How to Whiten Laundry Without Using Chlorine Bleach

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How to whiten laundry without using chlorine bleach.

Whites--they are beautiful when new but can quickly become dingy over time.  Chlorine bleach is a harsh way to whiten laundry, shortening fabric life and leaving a yellowish hue caused by oxidation. Color-safe bleaches are often ineffective, leaving most users frustrated and avoiding white items in future purchases.

There is a little-known secret to whitening laundry that does not require bleach, a secret weapon that you may have under your kitchen sink right now.  That secret is ammonia. Ammonia is a heavy-duty cleaning and degreasing agent, capable of removing stains that other cleaners can't.  The primary thing about using ammonia is to avoid all contact with bleach.  Depending upon the concentration of each substance, bleach and ammonia can produce a deadly gas or even explode under the right conditions, so be cautious and avoid mixing the two substances. 

Things You'll Need:

Dirty load of whites

Top-load washing machine

1 cup of ammonia

1/4 teaspoon of Mrs. Stewart's Laundry Bluing (for an extra-bright white) 

1/2 cup vinegar or fabric softener for the rinse (vinegar recommended)

Step One:

Fill the washing machine with hot water.  

Step Two:

Add the recommended amount of your preferred laundry detergent to the washer.

Step Three:

Add 1 cup of ammonia to the washer.

Step Four:

Add 1/4 teaspoon of Mrs. Stewart's Laundry Bluing to the washer. Note: washer water should be a light blue tint after adding this.

Step Five:

Allow the washer to agitate for a moment to mix these items thoroughly.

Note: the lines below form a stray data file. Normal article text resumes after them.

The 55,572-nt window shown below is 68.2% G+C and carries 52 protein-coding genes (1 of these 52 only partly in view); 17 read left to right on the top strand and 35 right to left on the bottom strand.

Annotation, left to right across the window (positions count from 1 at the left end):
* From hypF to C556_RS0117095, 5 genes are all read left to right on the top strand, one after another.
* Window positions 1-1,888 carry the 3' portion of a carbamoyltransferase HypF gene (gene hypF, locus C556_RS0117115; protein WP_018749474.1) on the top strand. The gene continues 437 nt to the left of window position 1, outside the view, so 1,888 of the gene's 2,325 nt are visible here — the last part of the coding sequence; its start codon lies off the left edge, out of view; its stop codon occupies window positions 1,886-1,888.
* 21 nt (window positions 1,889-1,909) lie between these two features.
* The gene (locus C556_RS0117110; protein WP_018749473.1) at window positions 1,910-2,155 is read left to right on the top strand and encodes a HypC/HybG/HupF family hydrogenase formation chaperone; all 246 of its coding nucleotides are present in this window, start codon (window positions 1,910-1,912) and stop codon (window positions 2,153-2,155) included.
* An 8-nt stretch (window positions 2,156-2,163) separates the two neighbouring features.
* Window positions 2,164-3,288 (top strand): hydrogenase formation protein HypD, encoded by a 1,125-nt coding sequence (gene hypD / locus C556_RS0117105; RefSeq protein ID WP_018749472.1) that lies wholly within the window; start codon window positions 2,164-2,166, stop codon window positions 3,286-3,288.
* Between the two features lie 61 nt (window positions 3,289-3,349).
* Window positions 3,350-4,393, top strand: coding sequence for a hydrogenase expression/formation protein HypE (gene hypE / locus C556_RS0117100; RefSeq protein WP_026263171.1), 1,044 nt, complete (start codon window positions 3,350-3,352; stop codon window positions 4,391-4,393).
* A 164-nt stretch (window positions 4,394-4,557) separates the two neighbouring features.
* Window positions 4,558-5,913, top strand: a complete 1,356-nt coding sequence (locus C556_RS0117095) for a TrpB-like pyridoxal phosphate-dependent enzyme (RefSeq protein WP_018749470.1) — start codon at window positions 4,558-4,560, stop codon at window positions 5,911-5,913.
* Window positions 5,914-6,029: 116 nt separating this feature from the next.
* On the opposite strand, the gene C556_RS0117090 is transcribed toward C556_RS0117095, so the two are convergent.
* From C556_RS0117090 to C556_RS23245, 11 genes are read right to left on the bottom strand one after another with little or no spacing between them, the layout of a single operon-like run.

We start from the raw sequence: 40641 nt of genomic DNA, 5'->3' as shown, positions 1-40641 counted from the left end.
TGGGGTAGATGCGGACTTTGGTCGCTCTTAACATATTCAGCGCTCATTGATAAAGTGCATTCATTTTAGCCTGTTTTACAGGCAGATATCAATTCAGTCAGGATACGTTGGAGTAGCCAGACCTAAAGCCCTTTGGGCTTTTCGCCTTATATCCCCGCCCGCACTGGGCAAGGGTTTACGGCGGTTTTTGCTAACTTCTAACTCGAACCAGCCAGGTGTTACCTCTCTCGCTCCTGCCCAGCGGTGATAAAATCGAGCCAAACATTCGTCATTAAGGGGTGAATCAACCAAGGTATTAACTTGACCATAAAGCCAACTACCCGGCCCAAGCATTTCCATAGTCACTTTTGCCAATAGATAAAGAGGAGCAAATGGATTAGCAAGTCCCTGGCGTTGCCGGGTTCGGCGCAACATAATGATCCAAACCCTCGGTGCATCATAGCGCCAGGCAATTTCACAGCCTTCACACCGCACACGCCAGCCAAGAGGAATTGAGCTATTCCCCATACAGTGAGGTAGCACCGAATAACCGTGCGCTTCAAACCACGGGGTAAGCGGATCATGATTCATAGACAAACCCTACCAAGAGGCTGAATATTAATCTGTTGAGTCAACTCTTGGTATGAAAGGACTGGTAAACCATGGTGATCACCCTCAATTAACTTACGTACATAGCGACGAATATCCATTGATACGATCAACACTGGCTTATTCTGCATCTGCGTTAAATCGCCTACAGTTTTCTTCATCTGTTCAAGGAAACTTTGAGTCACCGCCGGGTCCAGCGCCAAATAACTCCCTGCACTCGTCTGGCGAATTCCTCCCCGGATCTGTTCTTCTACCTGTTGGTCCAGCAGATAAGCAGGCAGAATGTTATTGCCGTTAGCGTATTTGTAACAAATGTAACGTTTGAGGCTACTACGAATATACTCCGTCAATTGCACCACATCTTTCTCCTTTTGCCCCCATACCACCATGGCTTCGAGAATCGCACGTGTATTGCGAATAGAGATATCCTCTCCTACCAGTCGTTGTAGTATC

Step Six:

Add your whites to the washer.  Make sure that the laundry has plenty of room to agitate (do not overstuff the washer).

Step Seven:

Allow your washer to thoroughly agitate your laundry on a long cycle. If your washer does not have two rinse cycles, turn your knob back during the rinse cycle to give your clothes that second rinse cycle.  This extra rinse helps to make sure your washer removes as much leftover detergent from your laundry as possible, which will lessen discoloration of your whites.

Step Eight:

Add the fabric softener or vinegar to the final rinse cycle.

Step Nine:

Dry your laundry as usual.

Using ammonia instead of bleach on your white laundry will eliminate the yellowing that is common in bleached items.  It will also reduce or eliminate any stains already on the white laundry, causing it to be whiter.  Mrs. Stewart's Laundry Bluing is an optical brightener that has been in use for generations and will give your whites that "pop" so loved on new white items.  Using vinegar instead of fabric softener will help your washer remove any detergent residue left on the laundry without leaving an overpowering smell.



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